Clinical outcome of transperitoneal ureterocutaneostomy using the transverse mesocolon
- Nobuki Furubayashi
- Takahito Negishi
- Eiji Kashiwagi
- Atsushi Fukuda
- Motonobu Nakamura
- Published online on: May 9, 2013 https://doi.org/10.3892/mco.2013.117
- Pages: 721-725
Cutaneous ureterostomy is a type of urinary diversion involving simple surgical procedures and requiring the least invasive surgical approach, making it suitable for elderly patients and those with a poor performance status. However, cutaneous ureterostomy is generally retroperitoneally constructed. Therefore, the ureter cannot be lifted to the abdominal wall in cases with a limited available ureter length. Thus, selection of a different type of urinary diversion is crucial. We succeeded in constructing a cutaneous ureterostomy in patients with a shorter ureter length by transperitoneal construction using the transverse mesocolon, as was previously described (1).
In the present study, in order to demonstrate that the treatment outcome of transperitoneally constructed cutaneous ureterostomy using the transverse mesocolon is not inferior to that of conventional retroperitoneal cutaneous ureterostomy, a comparative investigation was conducted between patients who were treated with the two procedures during the same time period.
Materials and methods
A total of 160 cases of urinary diversion were performed between March, 2004 and November, 2011 at our institution. Among these, cutaneous ureterostomy was performed in 26 cases and conventional retroperitoneal construction in 15 cases (15 ureters), while transperitoneal construction was performed in 11 cases and 18 ureters. Seven of the transperitoneal ureterocutaneostomy cases were bilateral and all the cases of retroperitoneal ureterocutaneostomy were unilateral. In this study we aimed to describe the transperitoneal ureterocutaneostomy technique using the transverse mesocolon and the outcomes of this procedure in comparison to the conventional technique.
During the procedure, on the right side the transverse colon is caudally mobilized in the same manner as when performing a right radical nephrectomy and the retroperitoneum is incised on the outer side of the descending part of the duodenum. The right ureter is then identified and mobilized. An incision is made into the serosa of the transverse mesocolon close to the area of attachment of the transverse colon, while the great omentum is moved caudally. The subserous part of the transverse mesocolon is detached and a space is created which allows the ureter to pass from this area towards the area of the retroperitoneal incision, similar to creating a tunnel (Fig. 1, red solid line). The right ureter is passed from the root of the transverse mesocolon towards the area to which the transverse colon is attached in this space and the transverse mesocolon is then fixed to the connective tissue surrounding the ureter. Subsequently, the gastrocolic ligament is penetrated from the ventral side towards the area to which the transverse colon is attached, in order to construct a space for the ureter to pass through (Fig. 1, red broken line). The ureter is passed through this area and fixed to its surrounding tissues.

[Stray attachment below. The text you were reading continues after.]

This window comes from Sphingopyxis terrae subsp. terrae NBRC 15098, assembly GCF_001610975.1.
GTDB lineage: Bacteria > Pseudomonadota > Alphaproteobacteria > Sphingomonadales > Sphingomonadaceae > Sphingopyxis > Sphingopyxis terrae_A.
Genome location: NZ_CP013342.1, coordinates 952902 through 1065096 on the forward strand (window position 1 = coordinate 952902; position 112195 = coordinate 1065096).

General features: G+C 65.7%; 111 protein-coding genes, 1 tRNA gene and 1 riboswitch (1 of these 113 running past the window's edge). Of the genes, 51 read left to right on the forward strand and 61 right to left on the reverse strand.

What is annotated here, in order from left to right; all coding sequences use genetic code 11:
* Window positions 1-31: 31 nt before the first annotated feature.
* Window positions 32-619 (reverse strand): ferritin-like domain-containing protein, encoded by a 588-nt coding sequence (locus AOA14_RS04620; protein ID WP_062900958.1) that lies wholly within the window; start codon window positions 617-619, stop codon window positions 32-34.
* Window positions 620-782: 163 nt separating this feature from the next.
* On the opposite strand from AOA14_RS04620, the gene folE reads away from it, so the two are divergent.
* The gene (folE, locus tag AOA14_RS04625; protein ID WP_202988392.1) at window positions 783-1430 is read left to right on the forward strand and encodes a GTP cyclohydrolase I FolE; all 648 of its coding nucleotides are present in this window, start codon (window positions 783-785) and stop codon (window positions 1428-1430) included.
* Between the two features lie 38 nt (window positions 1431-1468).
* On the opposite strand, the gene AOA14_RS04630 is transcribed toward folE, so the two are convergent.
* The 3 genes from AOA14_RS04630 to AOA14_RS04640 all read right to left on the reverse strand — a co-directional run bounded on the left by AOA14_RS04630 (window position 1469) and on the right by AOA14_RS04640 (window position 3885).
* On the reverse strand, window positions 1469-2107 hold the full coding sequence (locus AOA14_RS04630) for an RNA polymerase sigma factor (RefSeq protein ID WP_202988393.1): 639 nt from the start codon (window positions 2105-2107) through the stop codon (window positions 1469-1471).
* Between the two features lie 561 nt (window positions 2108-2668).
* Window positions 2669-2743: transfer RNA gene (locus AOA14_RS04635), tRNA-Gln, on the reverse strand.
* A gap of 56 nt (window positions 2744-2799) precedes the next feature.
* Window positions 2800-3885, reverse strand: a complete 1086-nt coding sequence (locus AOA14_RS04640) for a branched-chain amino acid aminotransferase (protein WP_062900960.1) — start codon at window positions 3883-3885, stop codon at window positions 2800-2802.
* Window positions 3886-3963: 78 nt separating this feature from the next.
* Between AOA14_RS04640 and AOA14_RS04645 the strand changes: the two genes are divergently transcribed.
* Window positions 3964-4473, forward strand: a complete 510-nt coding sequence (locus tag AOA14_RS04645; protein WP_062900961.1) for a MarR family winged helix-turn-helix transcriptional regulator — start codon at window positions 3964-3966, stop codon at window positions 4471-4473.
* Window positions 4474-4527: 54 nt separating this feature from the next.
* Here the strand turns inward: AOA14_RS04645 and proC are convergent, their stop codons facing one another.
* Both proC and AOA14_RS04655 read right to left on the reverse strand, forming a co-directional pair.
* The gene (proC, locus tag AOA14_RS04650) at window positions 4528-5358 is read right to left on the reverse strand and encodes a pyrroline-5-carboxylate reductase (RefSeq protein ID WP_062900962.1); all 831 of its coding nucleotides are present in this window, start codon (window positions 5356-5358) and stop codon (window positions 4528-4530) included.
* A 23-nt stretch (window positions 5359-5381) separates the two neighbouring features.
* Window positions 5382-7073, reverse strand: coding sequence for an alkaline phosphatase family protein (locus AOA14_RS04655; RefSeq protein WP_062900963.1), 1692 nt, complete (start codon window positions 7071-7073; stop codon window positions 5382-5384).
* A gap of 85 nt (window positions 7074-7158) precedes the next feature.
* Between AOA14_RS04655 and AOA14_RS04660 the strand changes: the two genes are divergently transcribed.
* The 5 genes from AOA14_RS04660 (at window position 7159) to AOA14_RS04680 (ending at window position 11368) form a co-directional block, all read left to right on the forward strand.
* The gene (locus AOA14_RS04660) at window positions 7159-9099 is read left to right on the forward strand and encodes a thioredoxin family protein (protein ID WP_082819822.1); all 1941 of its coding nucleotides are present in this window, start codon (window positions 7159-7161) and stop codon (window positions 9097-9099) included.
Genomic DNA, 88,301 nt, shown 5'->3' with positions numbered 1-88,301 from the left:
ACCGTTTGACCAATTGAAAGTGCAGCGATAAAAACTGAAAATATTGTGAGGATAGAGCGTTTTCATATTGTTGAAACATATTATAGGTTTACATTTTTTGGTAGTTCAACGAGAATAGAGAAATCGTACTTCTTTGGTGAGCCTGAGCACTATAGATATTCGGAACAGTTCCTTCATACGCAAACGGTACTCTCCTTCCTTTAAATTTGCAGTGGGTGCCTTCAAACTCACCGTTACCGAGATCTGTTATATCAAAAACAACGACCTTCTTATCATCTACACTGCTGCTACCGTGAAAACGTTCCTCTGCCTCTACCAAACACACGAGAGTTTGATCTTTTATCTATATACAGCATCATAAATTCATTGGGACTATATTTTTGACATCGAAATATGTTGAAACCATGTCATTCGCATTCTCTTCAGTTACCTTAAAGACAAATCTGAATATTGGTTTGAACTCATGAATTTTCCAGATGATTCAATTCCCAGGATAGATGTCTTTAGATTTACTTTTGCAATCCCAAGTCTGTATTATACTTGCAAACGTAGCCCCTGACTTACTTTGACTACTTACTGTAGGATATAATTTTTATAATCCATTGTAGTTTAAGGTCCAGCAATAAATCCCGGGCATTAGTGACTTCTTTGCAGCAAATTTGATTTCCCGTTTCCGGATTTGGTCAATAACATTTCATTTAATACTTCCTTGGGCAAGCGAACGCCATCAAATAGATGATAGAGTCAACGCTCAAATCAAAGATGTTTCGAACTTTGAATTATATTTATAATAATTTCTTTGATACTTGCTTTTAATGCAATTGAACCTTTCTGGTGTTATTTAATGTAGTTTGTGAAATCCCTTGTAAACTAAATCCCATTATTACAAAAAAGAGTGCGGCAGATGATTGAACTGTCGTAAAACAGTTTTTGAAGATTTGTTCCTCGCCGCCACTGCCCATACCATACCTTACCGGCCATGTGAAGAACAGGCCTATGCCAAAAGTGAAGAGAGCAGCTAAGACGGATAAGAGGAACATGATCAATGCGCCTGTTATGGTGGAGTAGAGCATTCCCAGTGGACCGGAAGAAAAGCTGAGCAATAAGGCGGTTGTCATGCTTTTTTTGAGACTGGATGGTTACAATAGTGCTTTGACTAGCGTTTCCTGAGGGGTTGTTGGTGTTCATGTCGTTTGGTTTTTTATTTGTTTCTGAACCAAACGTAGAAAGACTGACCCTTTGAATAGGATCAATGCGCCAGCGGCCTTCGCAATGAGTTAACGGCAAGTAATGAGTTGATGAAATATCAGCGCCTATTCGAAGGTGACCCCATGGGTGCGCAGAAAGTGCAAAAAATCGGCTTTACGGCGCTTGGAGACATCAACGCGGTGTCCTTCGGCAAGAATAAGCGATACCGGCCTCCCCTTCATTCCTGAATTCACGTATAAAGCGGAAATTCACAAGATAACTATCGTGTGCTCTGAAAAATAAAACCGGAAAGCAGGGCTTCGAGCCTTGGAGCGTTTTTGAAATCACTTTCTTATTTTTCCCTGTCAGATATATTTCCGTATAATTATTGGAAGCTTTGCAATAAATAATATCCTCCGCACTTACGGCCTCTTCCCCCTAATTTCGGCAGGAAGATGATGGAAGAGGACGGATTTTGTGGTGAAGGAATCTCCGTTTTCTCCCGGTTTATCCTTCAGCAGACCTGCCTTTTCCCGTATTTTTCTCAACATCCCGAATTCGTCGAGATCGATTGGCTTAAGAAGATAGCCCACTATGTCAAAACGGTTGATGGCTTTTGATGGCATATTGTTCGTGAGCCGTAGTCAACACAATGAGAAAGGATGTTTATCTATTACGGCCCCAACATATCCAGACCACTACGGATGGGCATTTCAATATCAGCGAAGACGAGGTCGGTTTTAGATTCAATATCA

On the left side, the mesocolon is incised between the abdominal aorta and the inferior mesenteric vein at the level of the Treitz suspensory ligament, as during a left radical nephrectomy. The retroperitoneum is reached and the left ureter is identified, mobilized and pulled inside the abdominal cavity. An incision is made on the serosa of the transverse mesocolon near the area to which the transverse colon is attached, while the greater omentum is moved cranially. From this area, the subserous part of the transverse mesocolon is detached towards the mesocolon incision area, similar to creating a tunnel and a space is created for the ureter to pass through (Fig. 1, blue solid line). Subsequently, the gastrocolic ligament and the transverse mesocolon are penetrated from the ventral side towards the area of the small incision near the attachment site of the transverse mesocolon, in order to construct a space for the ureter to pass through (Fig. 1, blue broken line). The ureter is passed from the root of the transverse mesocolon towards the gastrocolic ligament in this space and fixed to its surrounding connective tissue. Subsequently, the ureters are lifted bilaterally to the abdominal wall and a ureteral stoma is constructed. If both the available right and left ureters are short, a ureteral stoma is constructed by a median xiphoid process. Furthermore, for cases in which there is a limited available length for either the right or left ureter, a ureteral stoma may be constructed near the lateral border of the rectus abdominis muscle under the costal arch. An excess 3 cm of the ureter, plus the length from the renal hilus to the abdominal wall, as measured by computed tomography, is a sufficient ureter length for the new construct.
The treatment outcome of cutaneous ureterostomy cases constructed transperitoneally using the transverse mesocolon and that of cases constructed retroperitoneally using the conventional method performed within the same period, were retrospectively evaluated. Decisions regarding adverse events were made based on the Common Terminology Criteria for Adverse Events (CTCAE) v4.0 (2). The Student’s t-test, Chi-square test or Friedman’s test were used for the statistical analysis.
Clinical characteristics according to the cutaneous ureterostomy type